Lessard: ‘I’ve never seen … such an anti-sportsmen Legislature’

Bob Lessard on a veterans' hunting outing at Camp Ripley in 2011. (Brian Peterson photo)

Plymouth, Minn. — Bob Lessard, the former state senator for whom the Lessard-Sams Outdoor Heritage Council is partially named, is not a fan of the Legacy bill unanimously passed by the House last week.

While the bill includes spending from the Outdoor Heritage and other funds that were wrapped into the Clean Water, Land and Legacy Amendment that voters approved in 2008, it veers from the Council’s recommendations and also includes a clause that would allow counties to file no-net gain of public lands with the DNR.

“I’ve never seen – and I’ve been around a long time ­– such an anti-sportsmen Legislature,” said Lessard, who said he was speaking for himself, not in his salaried role as special assistant to the DNR commissioner.

Lessard, 85, said he wanted to make it clear with his strong statement that he still believes there are some legislators that represent sportsmen well.

But it would be a major understatement, in the least, to say he is disheartened with what he considers an attack on the Legacy Amendment, which nearly a decade ago was approved by voters, via referendum, and brought a three-eighths of a percent increase to the state sales tax.

“I am not speaking with my DNR hat on right now,” he said, before recalling his decision to run for public office back in the 1970s. “I never felt like we had enough of a voice. At this point, my days are numbered. Those of us with a passion for hunting and fishing, we go to our banquets, we raffle off our guns, have silent auctions pass our resolutions – all good things – but then we go home and think logic will prevail in the legislative process.”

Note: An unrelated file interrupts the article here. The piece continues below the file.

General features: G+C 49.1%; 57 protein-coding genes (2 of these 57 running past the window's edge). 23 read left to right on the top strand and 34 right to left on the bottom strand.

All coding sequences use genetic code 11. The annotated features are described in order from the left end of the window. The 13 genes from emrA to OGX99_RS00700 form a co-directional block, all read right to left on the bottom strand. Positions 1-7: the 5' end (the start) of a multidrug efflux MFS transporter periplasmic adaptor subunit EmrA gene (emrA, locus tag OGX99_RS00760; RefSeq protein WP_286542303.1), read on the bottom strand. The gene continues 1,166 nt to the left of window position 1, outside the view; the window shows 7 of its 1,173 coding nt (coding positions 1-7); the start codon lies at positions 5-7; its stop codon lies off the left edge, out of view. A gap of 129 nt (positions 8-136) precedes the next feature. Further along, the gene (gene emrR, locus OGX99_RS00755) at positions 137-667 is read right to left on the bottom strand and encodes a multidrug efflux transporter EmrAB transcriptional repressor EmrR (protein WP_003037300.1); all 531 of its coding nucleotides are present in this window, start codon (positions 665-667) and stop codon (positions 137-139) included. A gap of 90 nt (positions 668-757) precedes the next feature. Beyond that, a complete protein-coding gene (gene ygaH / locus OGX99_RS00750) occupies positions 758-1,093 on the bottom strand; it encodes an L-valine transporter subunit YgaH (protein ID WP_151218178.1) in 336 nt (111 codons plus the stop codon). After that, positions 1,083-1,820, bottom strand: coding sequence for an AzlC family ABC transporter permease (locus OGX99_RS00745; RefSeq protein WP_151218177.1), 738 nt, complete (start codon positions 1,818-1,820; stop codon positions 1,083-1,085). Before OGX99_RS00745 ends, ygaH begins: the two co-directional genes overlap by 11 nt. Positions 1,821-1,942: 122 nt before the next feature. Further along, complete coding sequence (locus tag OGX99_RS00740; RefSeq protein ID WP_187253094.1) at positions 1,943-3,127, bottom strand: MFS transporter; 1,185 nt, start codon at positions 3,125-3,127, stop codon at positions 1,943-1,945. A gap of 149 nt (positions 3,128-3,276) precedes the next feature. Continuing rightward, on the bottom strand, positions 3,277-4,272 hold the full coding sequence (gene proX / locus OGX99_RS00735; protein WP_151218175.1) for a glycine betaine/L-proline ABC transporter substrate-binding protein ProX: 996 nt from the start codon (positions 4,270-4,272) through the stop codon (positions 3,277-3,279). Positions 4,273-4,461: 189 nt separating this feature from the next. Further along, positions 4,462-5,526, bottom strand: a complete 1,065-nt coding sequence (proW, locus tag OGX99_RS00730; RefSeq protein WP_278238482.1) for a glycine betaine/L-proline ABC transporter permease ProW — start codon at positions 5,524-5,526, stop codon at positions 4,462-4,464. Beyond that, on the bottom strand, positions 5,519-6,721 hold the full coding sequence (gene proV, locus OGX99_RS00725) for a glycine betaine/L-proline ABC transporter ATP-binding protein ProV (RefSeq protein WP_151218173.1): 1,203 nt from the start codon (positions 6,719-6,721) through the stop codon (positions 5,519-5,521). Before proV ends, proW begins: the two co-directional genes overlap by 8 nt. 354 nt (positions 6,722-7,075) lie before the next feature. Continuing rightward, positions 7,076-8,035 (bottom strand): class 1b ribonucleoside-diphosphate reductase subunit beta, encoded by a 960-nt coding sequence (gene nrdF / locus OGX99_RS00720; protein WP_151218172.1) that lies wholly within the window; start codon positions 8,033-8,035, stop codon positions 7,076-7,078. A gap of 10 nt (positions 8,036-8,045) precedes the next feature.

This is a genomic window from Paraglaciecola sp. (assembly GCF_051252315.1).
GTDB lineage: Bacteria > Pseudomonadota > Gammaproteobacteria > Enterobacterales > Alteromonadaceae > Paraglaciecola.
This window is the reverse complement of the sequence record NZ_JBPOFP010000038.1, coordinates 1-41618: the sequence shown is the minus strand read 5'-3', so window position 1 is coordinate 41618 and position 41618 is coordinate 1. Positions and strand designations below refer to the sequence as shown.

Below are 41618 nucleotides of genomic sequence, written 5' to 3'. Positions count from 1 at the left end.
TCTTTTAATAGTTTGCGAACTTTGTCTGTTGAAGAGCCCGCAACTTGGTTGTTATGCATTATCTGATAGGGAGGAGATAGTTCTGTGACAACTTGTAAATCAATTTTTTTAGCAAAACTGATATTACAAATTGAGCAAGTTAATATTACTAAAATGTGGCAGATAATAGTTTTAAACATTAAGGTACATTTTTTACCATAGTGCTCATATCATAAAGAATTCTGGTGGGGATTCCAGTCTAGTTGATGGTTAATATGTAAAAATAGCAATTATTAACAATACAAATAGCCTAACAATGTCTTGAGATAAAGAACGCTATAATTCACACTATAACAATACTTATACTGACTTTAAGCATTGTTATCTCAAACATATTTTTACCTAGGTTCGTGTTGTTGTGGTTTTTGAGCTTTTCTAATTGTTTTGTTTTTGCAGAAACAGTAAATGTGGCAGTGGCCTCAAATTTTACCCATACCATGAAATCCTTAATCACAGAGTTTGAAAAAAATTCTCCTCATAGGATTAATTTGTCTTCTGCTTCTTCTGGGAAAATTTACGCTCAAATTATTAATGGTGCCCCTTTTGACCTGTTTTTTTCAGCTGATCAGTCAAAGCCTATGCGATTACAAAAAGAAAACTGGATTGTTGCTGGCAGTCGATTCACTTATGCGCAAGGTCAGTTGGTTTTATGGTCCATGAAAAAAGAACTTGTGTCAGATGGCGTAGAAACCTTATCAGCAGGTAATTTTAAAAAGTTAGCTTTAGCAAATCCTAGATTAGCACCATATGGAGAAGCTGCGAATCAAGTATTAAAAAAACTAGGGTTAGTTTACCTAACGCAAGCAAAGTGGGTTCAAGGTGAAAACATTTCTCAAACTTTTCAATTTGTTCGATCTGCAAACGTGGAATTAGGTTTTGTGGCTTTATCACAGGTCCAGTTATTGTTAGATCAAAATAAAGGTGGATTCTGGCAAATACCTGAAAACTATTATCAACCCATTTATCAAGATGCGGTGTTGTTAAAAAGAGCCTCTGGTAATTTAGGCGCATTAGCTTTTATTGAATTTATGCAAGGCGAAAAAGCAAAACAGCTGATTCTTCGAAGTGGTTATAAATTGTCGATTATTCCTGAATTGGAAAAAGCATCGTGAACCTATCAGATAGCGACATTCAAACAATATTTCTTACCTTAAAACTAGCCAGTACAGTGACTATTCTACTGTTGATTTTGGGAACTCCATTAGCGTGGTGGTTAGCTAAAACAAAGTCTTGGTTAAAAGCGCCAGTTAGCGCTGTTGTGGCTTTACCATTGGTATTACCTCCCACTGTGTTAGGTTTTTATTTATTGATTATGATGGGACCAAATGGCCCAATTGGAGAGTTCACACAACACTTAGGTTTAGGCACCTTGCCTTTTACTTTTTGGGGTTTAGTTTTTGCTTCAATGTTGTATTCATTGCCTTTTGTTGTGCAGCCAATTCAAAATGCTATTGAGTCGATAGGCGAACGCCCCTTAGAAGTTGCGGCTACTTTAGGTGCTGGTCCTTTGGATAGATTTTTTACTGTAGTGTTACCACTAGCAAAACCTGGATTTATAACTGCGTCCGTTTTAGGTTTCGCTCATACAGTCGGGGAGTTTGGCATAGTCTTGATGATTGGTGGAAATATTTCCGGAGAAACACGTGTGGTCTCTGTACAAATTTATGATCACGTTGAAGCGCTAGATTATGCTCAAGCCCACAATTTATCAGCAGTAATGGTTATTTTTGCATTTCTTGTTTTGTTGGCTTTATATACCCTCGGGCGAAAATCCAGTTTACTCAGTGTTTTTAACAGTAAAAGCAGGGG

It took a coalescence of different groups, including different sportsmen’s groups, to get the amendment passed. Lessard said that the fire, so important to the amendment’s passage, needs to be stoked again.

“Those of us with this passion for hunting and fishing, we don’t let our voices be heard,” he said. “We sit back and think that logic will prevail. There will come a day when I won’t be here to do this anymore. I have done my best. I am tired. I am old. I will still keep working at this, but it has to come from sportsmen.”

Read an extended version of this story in this week’s Minnesota Outdoor News, which hits newsstands on Friday.

Categories: Hunting News, News

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